Federal officials have pressed for more safety technology on helicopter flights that are the main form of transportation to more than 5,500 oil platforms located along Texas and Louisiana shores.
While progress has been made on some recommendations, little action has been taken on others, the Houston Chronicle reported.
A review of National Transportation Safety Board records by the newspaper shows helicopters shuttling oil platform workers have crashed 11 times in the past five years, killing 38 people.
In one of these crashes, 10 people died off the coast of Galveston in March 2004. In the most recent crash, a Sikorsky helicopter carrying seven oil-rig workers went down on Jan. 4 into a southern Louisiana marsh. Both pilots and six of the workers, including one Texan, died.
The causes for the crashes vary but include flying too low or running out of fuel.
There are as many as 9,000 flights to oil rigs each day, according to NTSB estimates. But they are done beyond the reach of radar over the Gulf, forcing pilots to fly at low altitudes and with ample distance from other aircraft, whose exact locations are unknown.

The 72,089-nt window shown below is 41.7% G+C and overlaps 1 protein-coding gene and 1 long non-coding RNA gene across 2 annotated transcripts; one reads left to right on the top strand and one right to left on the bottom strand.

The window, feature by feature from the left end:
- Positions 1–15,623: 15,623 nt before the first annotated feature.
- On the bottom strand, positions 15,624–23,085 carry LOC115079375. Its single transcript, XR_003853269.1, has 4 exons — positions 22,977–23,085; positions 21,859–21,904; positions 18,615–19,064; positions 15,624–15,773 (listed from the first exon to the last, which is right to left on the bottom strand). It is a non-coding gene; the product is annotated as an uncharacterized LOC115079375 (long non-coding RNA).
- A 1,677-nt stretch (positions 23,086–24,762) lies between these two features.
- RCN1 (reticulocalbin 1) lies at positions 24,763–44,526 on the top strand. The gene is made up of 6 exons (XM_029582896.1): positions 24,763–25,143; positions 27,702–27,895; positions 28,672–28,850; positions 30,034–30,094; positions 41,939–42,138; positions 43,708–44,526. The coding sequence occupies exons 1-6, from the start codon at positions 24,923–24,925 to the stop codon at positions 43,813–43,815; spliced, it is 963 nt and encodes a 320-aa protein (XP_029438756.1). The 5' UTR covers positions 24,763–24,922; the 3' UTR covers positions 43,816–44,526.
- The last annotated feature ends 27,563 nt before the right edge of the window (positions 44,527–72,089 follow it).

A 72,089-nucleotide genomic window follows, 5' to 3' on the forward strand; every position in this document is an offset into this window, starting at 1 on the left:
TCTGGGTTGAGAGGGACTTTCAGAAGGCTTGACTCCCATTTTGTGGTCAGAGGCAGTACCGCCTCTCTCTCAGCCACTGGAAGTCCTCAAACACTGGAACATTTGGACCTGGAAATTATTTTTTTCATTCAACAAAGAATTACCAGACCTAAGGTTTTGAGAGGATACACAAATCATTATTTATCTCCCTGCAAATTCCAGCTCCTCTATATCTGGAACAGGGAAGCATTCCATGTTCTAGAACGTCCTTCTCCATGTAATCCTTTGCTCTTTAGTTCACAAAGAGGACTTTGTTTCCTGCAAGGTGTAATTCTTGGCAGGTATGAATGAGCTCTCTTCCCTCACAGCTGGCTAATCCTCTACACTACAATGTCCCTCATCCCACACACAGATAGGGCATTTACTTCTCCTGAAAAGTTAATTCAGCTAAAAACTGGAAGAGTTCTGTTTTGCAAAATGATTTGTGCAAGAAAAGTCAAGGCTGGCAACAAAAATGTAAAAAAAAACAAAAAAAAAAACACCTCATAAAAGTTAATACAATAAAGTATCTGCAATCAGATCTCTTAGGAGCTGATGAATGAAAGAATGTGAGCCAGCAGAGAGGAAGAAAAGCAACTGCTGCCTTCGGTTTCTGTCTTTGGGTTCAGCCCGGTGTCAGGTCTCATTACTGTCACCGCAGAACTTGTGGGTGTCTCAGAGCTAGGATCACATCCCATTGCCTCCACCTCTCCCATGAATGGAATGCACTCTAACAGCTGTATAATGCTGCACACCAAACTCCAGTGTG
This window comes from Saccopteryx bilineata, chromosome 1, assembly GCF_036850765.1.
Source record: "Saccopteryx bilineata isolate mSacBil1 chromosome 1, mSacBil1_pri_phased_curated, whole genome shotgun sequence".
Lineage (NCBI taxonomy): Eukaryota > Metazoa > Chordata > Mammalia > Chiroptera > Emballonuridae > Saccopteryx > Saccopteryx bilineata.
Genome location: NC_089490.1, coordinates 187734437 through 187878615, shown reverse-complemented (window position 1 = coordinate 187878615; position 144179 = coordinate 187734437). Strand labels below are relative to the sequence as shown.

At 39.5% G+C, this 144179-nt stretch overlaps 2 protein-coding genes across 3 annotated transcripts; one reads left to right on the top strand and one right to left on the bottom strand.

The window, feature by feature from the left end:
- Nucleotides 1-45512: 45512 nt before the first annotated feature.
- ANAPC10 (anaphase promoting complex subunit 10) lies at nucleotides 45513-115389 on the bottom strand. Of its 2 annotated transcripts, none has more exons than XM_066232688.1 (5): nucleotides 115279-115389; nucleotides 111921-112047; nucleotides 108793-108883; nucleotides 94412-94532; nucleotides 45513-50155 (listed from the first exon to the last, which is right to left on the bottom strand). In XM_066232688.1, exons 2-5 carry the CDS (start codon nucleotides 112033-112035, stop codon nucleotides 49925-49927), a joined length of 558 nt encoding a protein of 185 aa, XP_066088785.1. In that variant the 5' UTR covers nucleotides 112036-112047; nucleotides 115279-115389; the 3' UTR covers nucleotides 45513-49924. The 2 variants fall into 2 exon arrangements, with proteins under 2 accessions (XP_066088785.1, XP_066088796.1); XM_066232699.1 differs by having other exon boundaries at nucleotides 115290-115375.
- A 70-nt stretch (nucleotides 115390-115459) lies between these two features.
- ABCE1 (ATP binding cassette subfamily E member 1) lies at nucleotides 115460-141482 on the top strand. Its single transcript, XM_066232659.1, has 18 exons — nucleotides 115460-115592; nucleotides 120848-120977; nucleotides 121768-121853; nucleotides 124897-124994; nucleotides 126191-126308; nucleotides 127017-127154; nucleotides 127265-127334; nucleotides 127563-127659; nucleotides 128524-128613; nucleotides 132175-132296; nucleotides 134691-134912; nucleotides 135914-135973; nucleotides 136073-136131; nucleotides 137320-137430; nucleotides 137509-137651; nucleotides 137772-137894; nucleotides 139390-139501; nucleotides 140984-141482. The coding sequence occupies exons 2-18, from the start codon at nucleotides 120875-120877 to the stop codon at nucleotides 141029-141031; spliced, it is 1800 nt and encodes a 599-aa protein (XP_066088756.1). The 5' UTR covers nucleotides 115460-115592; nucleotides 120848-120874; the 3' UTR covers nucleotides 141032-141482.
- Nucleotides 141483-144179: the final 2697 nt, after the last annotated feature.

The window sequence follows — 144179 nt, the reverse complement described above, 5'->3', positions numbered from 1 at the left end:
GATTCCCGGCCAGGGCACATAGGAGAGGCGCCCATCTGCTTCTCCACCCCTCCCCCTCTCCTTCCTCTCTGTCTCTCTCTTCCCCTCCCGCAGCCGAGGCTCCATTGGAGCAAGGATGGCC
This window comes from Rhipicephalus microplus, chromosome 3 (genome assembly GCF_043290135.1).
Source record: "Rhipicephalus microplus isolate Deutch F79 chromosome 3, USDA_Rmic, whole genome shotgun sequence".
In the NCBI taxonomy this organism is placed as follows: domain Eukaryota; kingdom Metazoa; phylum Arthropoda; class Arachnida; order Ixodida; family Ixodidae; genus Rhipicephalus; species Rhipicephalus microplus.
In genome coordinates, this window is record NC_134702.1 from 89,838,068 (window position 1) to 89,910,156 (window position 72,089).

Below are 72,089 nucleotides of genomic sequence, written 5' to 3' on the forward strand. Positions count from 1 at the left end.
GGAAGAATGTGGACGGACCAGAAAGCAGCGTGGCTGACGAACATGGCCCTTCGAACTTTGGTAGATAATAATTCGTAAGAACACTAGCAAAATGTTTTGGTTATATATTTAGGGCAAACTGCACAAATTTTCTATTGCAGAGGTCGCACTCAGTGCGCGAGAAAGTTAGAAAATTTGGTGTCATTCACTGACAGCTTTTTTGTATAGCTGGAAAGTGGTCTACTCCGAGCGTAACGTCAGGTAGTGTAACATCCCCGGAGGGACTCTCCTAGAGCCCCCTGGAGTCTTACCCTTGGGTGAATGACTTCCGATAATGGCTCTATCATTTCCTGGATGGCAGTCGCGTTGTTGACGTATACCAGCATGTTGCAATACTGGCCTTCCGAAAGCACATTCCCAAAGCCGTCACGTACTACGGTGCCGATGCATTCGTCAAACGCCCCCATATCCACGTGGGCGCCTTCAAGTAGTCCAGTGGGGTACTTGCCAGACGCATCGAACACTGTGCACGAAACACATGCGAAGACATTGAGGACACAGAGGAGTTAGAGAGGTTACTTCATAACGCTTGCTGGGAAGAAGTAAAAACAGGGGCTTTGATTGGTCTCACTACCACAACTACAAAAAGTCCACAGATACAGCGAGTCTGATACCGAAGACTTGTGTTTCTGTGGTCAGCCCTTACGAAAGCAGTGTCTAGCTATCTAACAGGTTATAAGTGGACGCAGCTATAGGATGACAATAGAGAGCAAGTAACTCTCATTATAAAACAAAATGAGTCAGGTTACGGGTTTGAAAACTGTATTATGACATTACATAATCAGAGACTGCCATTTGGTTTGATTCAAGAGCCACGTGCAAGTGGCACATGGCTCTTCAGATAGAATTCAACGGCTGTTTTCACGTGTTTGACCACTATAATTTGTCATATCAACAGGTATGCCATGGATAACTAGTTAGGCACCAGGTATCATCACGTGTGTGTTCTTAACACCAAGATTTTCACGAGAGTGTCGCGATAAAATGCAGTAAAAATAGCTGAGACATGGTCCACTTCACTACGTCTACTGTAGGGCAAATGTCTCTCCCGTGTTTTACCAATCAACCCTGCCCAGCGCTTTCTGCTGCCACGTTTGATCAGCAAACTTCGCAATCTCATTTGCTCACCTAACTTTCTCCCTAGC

The Federal Aviation Administration, as part of a plan to change air traffic control systems from radar to satellite, has started installing hardware needed to track flights in the Gulf. The satellite-based technology is expected to provide better information on their location and the weather conditions.
“This is a really critical tool in trying to reduce accidents and improve communications,” said Martin Pociask, a spokesman for Helicopter Association International, a trade group that helped gain support for a satellite system in the Gulf of Mexico.
Most helicopter and platform operators have agreed to participate in the transition, and air traffic controllers are expected to begin directing traffic with the equipment late this year.
According to the FAA, parts of Alaska that are already using satellite tracking have reduced their accident rate by half.
In 2006, NTSB officials asked the FAA to require the installation of warning systems that would alert pilots flying dangerously close to terrain and to implement other ways to track flights in areas without radar coverage.
Investigators of the 2004 crash off the coast of Galveston concluded the helicopter crashed because the crew did not realize they were descending into the water.
The NTSB’s push for terrain warning systems has yet to prompt change. In 2006, the FAA began setting standards for such systems, which would be used in helicopters that ferry oil-rig workers as well as air ambulances.
Some operators have installed warning systems voluntarily. PHI Inc., the company that operated the flight that crashed Jan. 4, had installed an enhanced ground proximity warning system on that helicopter, but NTSB officials don’t know whether it was in use or what may have caused the crash
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